The United States Supreme Court will hear Air and Liquid Systems v. Devries in its next term, a case which raises the important question of whether a manufacturer that sold equipment to the United States Navy with no asbestos can be held liable for asbestos-related injuries resulting from other suppliers adding in their own products containing asbestos. The Third Circuit held that suits against any “bare metal” supplier—one who made their products in accordance with Navy specifications—might indeed be proper because it was “foreseeable” to that supplier at the time of its initial sale that products containing asbestos could be added on by independent parties. This theory, which works against any one supplier, can be brought simultaneously against multiple manufacturers who, years before, supplied bare metal components for naval ships.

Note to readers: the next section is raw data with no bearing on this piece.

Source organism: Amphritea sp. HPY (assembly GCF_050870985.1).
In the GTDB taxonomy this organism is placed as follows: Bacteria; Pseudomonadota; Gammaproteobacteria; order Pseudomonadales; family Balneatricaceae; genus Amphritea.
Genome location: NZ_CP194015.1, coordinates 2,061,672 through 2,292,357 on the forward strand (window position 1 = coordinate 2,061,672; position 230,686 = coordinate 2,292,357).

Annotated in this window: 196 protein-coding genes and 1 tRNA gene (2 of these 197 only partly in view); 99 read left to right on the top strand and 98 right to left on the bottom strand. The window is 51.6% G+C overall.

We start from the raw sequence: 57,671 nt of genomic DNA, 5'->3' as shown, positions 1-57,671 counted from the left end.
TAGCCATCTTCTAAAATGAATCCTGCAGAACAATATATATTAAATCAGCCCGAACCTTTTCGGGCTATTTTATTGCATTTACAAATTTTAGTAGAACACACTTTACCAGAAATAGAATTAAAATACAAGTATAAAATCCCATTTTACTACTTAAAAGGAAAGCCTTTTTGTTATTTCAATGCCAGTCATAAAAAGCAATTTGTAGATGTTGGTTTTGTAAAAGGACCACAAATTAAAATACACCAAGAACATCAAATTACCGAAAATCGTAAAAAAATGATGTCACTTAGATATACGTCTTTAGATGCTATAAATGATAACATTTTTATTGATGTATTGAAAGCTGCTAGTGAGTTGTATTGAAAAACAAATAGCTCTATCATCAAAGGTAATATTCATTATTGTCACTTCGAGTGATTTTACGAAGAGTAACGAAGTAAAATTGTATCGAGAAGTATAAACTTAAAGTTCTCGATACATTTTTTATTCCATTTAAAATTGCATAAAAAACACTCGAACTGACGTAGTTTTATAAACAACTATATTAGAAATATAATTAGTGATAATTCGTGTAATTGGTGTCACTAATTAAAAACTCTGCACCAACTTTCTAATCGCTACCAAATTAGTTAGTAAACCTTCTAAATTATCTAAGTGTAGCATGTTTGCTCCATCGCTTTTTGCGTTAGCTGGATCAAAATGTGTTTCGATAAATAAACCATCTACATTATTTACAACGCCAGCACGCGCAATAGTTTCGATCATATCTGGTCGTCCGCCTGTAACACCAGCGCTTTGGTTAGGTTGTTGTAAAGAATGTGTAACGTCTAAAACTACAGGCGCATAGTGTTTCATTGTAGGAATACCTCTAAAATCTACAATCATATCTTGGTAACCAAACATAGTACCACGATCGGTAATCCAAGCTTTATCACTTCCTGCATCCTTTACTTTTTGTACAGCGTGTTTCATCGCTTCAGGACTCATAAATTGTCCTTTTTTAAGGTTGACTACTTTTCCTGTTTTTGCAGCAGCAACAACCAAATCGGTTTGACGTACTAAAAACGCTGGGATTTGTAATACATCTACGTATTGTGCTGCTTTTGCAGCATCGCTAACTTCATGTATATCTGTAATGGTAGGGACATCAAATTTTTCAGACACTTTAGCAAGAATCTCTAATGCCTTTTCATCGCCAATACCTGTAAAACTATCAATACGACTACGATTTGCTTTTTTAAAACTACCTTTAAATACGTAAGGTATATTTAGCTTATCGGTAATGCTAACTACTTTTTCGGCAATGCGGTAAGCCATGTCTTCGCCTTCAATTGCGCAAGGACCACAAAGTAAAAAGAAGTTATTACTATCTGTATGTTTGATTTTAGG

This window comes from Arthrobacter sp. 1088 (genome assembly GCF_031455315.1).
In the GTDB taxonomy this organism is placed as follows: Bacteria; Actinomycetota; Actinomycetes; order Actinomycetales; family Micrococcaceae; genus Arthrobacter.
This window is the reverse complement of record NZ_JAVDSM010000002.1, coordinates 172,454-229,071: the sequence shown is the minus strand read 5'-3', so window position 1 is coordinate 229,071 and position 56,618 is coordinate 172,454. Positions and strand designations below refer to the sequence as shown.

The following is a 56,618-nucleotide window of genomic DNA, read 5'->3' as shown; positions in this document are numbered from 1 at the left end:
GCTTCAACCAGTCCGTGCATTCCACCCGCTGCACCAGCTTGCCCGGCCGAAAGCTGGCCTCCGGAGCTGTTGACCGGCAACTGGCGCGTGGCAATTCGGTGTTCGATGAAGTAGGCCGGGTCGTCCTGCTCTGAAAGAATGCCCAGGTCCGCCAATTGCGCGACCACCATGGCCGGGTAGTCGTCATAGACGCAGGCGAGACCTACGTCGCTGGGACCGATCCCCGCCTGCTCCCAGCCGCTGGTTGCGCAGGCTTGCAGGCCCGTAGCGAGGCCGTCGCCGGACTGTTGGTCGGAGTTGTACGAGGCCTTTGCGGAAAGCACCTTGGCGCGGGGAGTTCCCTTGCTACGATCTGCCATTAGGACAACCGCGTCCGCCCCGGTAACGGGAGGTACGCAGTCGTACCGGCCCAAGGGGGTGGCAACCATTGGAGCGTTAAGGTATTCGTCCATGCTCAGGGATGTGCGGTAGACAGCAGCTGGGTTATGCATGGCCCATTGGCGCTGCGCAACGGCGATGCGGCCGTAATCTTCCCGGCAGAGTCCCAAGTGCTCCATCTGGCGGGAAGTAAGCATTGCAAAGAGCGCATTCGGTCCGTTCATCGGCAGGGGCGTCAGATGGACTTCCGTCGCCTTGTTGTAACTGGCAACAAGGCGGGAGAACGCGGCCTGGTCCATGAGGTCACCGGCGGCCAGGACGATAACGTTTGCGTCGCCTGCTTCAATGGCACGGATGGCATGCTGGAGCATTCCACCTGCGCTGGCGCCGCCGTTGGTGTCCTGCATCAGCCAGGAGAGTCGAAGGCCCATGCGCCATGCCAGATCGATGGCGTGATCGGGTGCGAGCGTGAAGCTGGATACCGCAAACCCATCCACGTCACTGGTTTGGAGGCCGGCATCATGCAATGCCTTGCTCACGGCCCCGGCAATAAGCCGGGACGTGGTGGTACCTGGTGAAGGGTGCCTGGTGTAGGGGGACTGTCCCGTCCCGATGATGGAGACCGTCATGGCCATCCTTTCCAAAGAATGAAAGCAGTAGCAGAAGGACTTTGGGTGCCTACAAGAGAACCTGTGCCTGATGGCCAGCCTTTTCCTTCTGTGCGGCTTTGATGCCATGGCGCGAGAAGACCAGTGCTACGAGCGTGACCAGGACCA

This novel legal theory is a third-best alternative that takes the law far beyond its current contours. The obvious defendants are either the U.S. Navy or the supplier of those asbestos-contaminated products. But the Navy is immune from tort suit, and the suppliers of the asbestos products have all been bankrupted by a succession of earlier suits. Standard legal theories of causation hold that one person should not be held responsible for the wrongful acts of an independent party, and thus these cases ought to have been dismissed.More